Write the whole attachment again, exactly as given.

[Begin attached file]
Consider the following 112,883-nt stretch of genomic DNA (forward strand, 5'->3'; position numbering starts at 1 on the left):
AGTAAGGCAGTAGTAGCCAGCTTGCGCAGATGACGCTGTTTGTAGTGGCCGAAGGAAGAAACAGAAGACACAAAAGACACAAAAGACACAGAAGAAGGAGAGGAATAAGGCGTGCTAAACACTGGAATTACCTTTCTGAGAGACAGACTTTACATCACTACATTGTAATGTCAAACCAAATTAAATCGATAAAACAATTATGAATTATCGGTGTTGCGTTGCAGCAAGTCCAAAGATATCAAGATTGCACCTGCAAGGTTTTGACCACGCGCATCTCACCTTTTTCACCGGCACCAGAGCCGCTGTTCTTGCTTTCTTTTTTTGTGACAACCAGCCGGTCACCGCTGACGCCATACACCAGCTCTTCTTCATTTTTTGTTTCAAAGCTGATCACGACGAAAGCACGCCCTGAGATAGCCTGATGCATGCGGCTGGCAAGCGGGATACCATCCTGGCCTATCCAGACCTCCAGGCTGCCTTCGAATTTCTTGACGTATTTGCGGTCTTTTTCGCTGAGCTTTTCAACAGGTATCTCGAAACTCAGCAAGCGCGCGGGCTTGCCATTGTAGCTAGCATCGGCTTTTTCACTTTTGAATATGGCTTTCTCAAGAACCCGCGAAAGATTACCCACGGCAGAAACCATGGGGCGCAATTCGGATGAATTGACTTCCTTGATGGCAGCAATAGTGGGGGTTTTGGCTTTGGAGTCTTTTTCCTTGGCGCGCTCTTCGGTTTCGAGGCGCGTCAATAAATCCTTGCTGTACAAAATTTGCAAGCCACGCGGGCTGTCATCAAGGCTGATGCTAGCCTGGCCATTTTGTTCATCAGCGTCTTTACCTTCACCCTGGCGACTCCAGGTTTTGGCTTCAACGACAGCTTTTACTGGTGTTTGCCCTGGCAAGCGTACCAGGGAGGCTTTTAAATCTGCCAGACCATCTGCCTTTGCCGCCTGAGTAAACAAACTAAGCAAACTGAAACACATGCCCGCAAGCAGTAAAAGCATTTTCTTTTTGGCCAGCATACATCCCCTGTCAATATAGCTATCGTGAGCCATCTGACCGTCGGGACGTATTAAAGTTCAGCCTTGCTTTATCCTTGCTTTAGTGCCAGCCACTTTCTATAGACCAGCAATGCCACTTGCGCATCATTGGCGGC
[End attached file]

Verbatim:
Consider the following 112,883-nt stretch of genomic DNA (forward strand, 5'->3'; position numbering starts at 1 on the left):
AGTAAGGCAGTAGTAGCCAGCTTGCGCAGATGACGCTGTTTGTAGTGGCCGAAGGAAGAAACAGAAGACACAAAAGACACAAAAGACACAGAAGAAGGAGAGGAATAAGGCGTGCTAAACACTGGAATTACCTTTCTGAGAGACAGACTTTACATCACTACATTGTAATGTCAAACCAAATTAAATCGATAAAACAATTATGAATTATCGGTGTTGCGTTGCAGCAAGTCCAAAGATATCAAGATTGCACCTGCAAGGTTTTGACCACGCGCATCTCACCTTTTTCACCGGCACCAGAGCCGCTGTTCTTGCTTTCTTTTTTTGTGACAACCAGCCGGTCACCGCTGACGCCATACACCAGCTCTTCTTCATTTTTTGTTTCAAAGCTGATCACGACGAAAGCACGCCCTGAGATAGCCTGATGCATGCGGCTGGCAAGCGGGATACCATCCTGGCCTATCCAGACCTCCAGGCTGCCTTCGAATTTCTTGACGTATTTGCGGTCTTTTTCGCTGAGCTTTTCAACAGGTATCTCGAAACTCAGCAAGCGCGCGGGCTTGCCATTGTAGCTAGCATCGGCTTTTTCACTTTTGAATATGGCTTTCTCAAGAACCCGCGAAAGATTACCCACGGCAGAAACCATGGGGCGCAATTCGGATGAATTGACTTCCTTGATGGCAGCAATAGTGGGGGTTTTGGCTTTGGAGTCTTTTTCCTTGGCGCGCTCTTCGGTTTCGAGGCGCGTCAATAAATCCTTGCTGTACAAAATTTGCAAGCCACGCGGGCTGTCATCAAGGCTGATGCTAGCCTGGCCATTTTGTTCATCAGCGTCTTTACCTTCACCCTGGCGACTCCAGGTTTTGGCTTCAACGACAGCTTTTACTGGTGTTTGCCCTGGCAAGCGTACCAGGGAGGCTTTTAAATCTGCCAGACCATCTGCCTTTGCCGCCTGAGTAAACAAACTAAGCAAACTGAAACACATGCCCGCAAGCAGTAAAAGCATTTTCTTTTTGGCCAGCATACATCCCCTGTCAATATAGCTATCGTGAGCCATCTGACCGTCGGGACGTATTAAAGTTCAGCCTTGCTTTATCCTTGCTTTAGTGCCAGCCACTTTCTATAGACCAGCAATGCCACTTGCGCATCATTGGCGGC